22nd April 2001
As the country celebrated the New Year and Easter,
The LTTE logistics convoy, which Navy's Fast Attack Craft intercepted some 32 nautical miles off the North Eastern shores, has been transferring a shipload of ammunition. It had been loaded on to LTTE boats from a ship that lay anchored in international waters only a hundred miles from the coast.
Initial suspicions that the three boatloads Navy destroyed, and the one bombed by an SLAF MIG 27 centred on whether it was explosives, artillery shells or ammunition.
But confirmation that it was a shipload of ammunition came after Navy officials in Trincomalee interrogated a few of the LTTE suspects they captured. The Navy captured nine of them. Barring one who was at the Military Hospital in Palaly, the eight were at the Navy's Eastern Area Headquarters in Trincomalee. They were handed over to a state intelligence agency yesterday.
The Navy yesterday handed over three bodies of guerrillas to the ICRC to be handed over to the LTTE. The bodies were collected during confrontation in the high seas where the Navy captured nine guerrillas.
This means Sri Lanka will have one of the biggest cabinets in the world with 46 ministers and 41 deputy ministers at a time when the government is calling for cost cutting and belt tightening.
The Deputy Ministers to be appointed are the MEP's Bandula Gunawardena, along with the PA's Athula Nimalasiri Jayasinghe and Dilan Perera. They will be joined by two new deputy ministers from the NUA and the CWC, in line with a pledge given to them by President Kumaratunga on the eve of a crucial vote on the Budget recently.
The NUA's nominee is likely to be U.L.M. Mohideen and the CWC's Muttu Sivalingam.
A deputy minister gets a salary of Rs. 28,000 in addition to a variety of perks and privileges.
The main opposition UNP recently fired off a statement, accusing the
government of further increasing fuel prices to maintain an extra-large
team of ministers and deputy ministers.
The main criticism against him is for reportedly blocking moves to defeat the Government when the final vote on the budget was taken on April 11. It was passed with 116 MPs voting in favour and 107 against. UNPers who had sought the help of opposition MPs to bring about a defeat say Mr. Wickremesinghe did not support the move.
But Mr. Wickremesinghe's supporters say the UNP leader disapproved the move since that might have led to a dissolution of Parliament. Though the Constitution debars a dissolution of Parliament till one year after General Elections, it empowers the President to do so on matters relating to fiscal issues. Mr. Wickremesinghe who was in Norway, The Sunday Times learns , was warned about moves against him by Speaker Anura Bandaranaike through a telephone call. Mr. Wickremesinghe who returned to Colombo yesterday afternoon directed his staff to arrange for a string of meetings with MPs described as loyal to him. Last night, messages were being sent out to at least 36 MPs, for meetings with Mr. Wickremesinghe. They have been asked to come in batches of five at a time.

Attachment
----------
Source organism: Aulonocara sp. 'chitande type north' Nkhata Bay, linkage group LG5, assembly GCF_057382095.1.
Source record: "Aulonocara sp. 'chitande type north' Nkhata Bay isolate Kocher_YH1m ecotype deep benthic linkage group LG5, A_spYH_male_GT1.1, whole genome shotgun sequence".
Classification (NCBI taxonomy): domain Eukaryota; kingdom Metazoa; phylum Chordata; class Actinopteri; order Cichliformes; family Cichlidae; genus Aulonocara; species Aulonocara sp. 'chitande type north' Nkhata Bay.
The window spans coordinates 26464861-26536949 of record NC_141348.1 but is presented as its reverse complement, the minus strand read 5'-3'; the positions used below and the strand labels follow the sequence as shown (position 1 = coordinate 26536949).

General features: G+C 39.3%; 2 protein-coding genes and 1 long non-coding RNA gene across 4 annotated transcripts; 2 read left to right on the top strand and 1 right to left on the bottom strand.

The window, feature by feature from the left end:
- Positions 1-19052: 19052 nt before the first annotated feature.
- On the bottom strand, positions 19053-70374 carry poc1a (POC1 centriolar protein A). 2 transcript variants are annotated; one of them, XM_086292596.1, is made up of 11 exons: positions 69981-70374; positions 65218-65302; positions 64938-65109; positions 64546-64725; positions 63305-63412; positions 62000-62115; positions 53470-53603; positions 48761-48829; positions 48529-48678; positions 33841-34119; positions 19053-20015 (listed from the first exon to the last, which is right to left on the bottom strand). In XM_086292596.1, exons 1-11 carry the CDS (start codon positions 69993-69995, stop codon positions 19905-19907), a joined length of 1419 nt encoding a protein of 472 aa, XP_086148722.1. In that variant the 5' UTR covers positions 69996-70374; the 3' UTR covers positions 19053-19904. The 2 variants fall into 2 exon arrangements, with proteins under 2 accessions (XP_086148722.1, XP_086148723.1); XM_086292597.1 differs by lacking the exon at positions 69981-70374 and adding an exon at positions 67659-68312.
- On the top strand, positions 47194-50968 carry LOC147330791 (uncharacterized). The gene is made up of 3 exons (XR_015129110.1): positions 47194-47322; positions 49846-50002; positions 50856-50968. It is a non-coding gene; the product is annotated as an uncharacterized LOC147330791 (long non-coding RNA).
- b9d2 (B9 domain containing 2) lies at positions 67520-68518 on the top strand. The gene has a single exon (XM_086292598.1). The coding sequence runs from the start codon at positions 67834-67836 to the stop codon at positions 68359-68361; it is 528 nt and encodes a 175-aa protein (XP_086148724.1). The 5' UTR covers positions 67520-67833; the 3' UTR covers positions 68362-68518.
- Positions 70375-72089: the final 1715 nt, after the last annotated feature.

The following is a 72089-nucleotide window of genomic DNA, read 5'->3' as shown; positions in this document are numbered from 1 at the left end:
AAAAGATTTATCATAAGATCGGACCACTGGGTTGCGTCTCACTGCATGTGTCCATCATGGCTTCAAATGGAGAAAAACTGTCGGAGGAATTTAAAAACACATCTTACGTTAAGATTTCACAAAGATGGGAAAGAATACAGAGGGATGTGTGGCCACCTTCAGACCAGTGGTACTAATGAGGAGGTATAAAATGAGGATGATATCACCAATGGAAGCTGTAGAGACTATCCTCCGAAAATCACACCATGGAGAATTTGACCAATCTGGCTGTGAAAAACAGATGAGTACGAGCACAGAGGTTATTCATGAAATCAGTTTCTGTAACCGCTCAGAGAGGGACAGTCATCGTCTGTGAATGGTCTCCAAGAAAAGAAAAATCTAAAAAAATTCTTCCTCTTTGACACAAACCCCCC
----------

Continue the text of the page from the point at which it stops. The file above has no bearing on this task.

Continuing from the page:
Meanwhile, another group of MPs is on a campaign to collect signatures to summon an emergency meeting of the UNP Parliamentary Group. They would require the signatures of more than half of the 89 UNP members in Parliament to have the meeting summoned. The purpose is to ask Mr. Wickremesinghe to step down.
Another criticism levelled against Mr. Wickremesinghe relates to his private secretary Sugath Chandrasekera, a one time police officer and bodyguard, who retired to join Mr. Wickremesinghe's staff. They allege that Mr. Chandrasekera, a new comer to the party, was blocking free access to the UNP leader. They are demanding disciplinary action against him.
Asked for his comments, UNP deputy leader Karu Jayasuriya, said he did not wish to say anything. Political analysts believe the crisis might come to the fore when the UNP Parliamentary Group meets on May 10.
Ms. Colvin, 45, arrived early on Friday morning at the Edward S Harkness
Eye Institute at Columbia University Hospital. She will be under the care
of Dr. Stanley Chang, one of the world's leading eye surgeons, a report
from US said. Doctors in Sri Lanka allowed Ms. Colvin to leave Colombo
on Thursday after she made a rapid recovery from a chest injury that resulted